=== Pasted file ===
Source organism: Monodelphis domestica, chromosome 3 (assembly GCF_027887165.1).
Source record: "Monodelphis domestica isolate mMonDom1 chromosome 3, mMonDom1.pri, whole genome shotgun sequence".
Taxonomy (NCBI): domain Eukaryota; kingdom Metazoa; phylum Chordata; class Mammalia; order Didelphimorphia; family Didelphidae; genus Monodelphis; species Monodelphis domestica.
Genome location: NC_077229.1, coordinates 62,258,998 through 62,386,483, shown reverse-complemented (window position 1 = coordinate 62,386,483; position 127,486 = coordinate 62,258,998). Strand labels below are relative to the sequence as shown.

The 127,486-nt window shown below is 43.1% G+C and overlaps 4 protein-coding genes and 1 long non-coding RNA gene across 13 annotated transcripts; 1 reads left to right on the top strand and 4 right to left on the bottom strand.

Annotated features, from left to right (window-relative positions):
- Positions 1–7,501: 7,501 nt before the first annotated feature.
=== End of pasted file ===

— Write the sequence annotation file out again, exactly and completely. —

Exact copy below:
Source organism: Monodelphis domestica, chromosome 3 (assembly GCF_027887165.1).
Source record: "Monodelphis domestica isolate mMonDom1 chromosome 3, mMonDom1.pri, whole genome shotgun sequence".
Taxonomy (NCBI): domain Eukaryota; kingdom Metazoa; phylum Chordata; class Mammalia; order Didelphimorphia; family Didelphidae; genus Monodelphis; species Monodelphis domestica.
Genome location: NC_077229.1, coordinates 62,258,998 through 62,386,483, shown reverse-complemented (window position 1 = coordinate 62,386,483; position 127,486 = coordinate 62,258,998). Strand labels below are relative to the sequence as shown.

The 127,486-nt window shown below is 43.1% G+C and overlaps 4 protein-coding genes and 1 long non-coding RNA gene across 13 annotated transcripts; 1 reads left to right on the top strand and 4 right to left on the bottom strand.

Annotated features, from left to right (window-relative positions):
- Positions 1–7,501: 7,501 nt before the first annotated feature.